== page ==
Tiny Beautiful Things

“Tiny Beautiful Things,” a moving theatrical adaptation of Cheryl Strayed’s 2012 collection of funny, heavy and heartbreaking “Dear Sugar” advice columns, is running now at TheatreSquared.

When an overworked, middle-aged writer and stay-at-home mom gets an email from an old friend asking her to take over his role as an anonymous online advice columnist, she has every reason to say no. She is already overwhelmed trying to find time to finish her next novel in between packing lunches and doing endless loads of laundry, and the position is unpaid to boot. So, of course, she says yes.

Thus begins the emotional rollercoaster that is the play “Tiny Beautiful Things,” running now at the Spring Theatre, TheatreSquared’s smaller, more intimate in-the-round space. The play is a theatrical adaptation of Cheryl Strayed’s “Tiny Beautiful Things: Advice on Love and Life from Dear Sugar,” a collection of letters she received and advice she gave while working as the titular Sugar. Nia Vardalos, of “My Big Fat Greek Wedding” fame, adapted the anthology for the stage.

The main character, tenderly and beautifully played by T2 veteran Rebecca Harris, settles into the role of Sugar and responds to the emails flooding her inbox from people desperate for advice on everything from trivial relationship quarrels to extremely dark personal struggles.

As she does so, more and more of her own tragic past and inspiring fight to thrive in a world that has given her its worst comes to light. She is able to relate and sensitively respond to abuse survivors, drug addicts and heartbroken individuals trapped in the shackles of grief because she had similar experiences in her childhood, adolescence and young adulthood.

Three actors portray dozens of advice seekers, narrating their Dear Sugar letters while moving throughout Sugar’s home like spirits, symbolizing the closeness she feels to the strangers.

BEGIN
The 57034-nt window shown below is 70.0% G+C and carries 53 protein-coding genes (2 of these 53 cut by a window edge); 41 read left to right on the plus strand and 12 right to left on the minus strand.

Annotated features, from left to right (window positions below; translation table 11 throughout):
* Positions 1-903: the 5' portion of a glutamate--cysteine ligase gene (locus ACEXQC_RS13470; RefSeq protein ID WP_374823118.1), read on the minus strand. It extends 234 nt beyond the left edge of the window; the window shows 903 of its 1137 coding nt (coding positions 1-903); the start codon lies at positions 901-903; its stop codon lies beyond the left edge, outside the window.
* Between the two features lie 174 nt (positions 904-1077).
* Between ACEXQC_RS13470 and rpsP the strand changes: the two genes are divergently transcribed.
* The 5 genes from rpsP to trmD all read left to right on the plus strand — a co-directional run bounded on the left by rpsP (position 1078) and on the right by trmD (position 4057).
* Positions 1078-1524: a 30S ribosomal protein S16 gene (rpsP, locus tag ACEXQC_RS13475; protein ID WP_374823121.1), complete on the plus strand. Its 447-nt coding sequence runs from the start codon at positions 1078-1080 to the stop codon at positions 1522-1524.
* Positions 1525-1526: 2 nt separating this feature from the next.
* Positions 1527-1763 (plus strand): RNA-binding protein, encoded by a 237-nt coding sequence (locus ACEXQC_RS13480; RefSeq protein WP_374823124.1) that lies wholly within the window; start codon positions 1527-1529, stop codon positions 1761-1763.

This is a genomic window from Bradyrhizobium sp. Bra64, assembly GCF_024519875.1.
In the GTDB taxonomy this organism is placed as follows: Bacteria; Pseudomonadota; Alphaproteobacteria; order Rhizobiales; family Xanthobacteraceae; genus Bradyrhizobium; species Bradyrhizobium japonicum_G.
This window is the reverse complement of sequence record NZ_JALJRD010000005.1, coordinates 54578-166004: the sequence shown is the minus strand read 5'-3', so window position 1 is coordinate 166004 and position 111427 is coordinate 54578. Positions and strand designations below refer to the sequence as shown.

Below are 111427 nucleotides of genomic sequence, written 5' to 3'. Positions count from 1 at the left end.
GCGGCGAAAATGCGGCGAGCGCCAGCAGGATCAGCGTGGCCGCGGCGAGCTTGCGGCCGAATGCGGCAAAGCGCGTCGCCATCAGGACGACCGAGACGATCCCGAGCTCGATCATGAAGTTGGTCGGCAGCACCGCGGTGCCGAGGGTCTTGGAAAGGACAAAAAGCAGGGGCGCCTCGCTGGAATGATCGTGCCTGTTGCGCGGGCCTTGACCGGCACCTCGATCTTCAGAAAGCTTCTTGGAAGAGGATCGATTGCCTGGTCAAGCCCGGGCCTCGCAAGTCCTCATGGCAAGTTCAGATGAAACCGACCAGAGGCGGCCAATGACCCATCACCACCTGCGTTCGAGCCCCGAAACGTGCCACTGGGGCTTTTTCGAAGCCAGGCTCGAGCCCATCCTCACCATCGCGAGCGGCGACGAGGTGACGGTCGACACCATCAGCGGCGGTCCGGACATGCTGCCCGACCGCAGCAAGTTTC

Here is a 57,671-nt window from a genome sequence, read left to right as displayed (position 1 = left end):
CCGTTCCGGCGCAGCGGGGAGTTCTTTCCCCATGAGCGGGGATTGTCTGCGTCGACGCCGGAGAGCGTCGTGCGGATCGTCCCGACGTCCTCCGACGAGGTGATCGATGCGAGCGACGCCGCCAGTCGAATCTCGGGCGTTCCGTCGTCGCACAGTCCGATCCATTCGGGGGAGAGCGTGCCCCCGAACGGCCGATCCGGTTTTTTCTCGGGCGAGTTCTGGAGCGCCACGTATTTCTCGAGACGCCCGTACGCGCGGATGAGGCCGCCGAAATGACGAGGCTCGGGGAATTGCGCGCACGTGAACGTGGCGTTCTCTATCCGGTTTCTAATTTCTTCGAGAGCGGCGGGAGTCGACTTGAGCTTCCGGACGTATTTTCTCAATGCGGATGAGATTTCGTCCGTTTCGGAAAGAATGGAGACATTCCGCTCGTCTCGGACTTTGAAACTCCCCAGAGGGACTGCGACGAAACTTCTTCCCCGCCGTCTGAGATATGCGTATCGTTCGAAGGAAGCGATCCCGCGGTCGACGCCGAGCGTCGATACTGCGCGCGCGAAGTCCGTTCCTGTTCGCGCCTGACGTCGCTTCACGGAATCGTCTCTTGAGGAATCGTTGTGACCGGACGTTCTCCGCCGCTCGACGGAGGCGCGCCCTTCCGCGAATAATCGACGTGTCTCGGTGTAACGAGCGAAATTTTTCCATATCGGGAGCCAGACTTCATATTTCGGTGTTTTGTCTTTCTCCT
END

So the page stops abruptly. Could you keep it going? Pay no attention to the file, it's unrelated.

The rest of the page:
Francisca Muñoz, Broderick Clavery and August Forman show impressive range and flexibility with their sharp, moving portrayals of the email writers, although a few of the Forman’s characters felt a little over-acted. The emotional climax and most powerful performance of the play, by far, is Clavery’s narration of an email from a devastated father who has been left a shell of his former self by his son’s untimely death, complemented by Harris’ halting narration of Sugar’s heartbroken, loving response.

The set design for “Tiny Beautiful Things” is solid, as it usually is at T2, if a bit simple. The sole setting of the play is the open-plan living room, breakfast area and kitchen of Sugar’s middle-class home. Admittedly, it’s a lot to fit into an area as small as the performance floor of the Spring Theatre, so the designers made impressively efficient use of space. And props to them (pun intended) for the inclusion of real, working kitchen appliances.

The lighting design, while understated, is probably the most essential element of the show’s visual appeal. Without giving too much of the plot away, I’ll say this: the show’s closing lighting effects will make you cry, if the play’s heart-wrenching subject matter hasn’t already.

While not the most emotionally impactful or most beautifully produced show I have ever experienced, “Tiny Beautiful Things” is certainly up there, and the plot benefits from a stirring sense of authenticity lent by its basis in Strayed’s reality. Ultimately the play is a flawed but beautiful celebration of the joys and pains of being human — kind of like real life.

“Tiny Beautiful Things” runs through Dec. 5 at TheatreSquared on Spring Street, with streaming options also available until the show’s close. In-person and streaming tickets are available online. As part of T2’s 30 Under 30 program, 30 tickets to each performance are set aside at a price of $10 each for students and those under 30.

“Tiny Beautiful Things” is not a family show and contains substantial subject matter intended only for mature audiences. Some adults will find the play’s explicit discussions of grief, family trauma, sexual assault, child abuse and drug addiction disturbing, so audience discretion is strongly advised.

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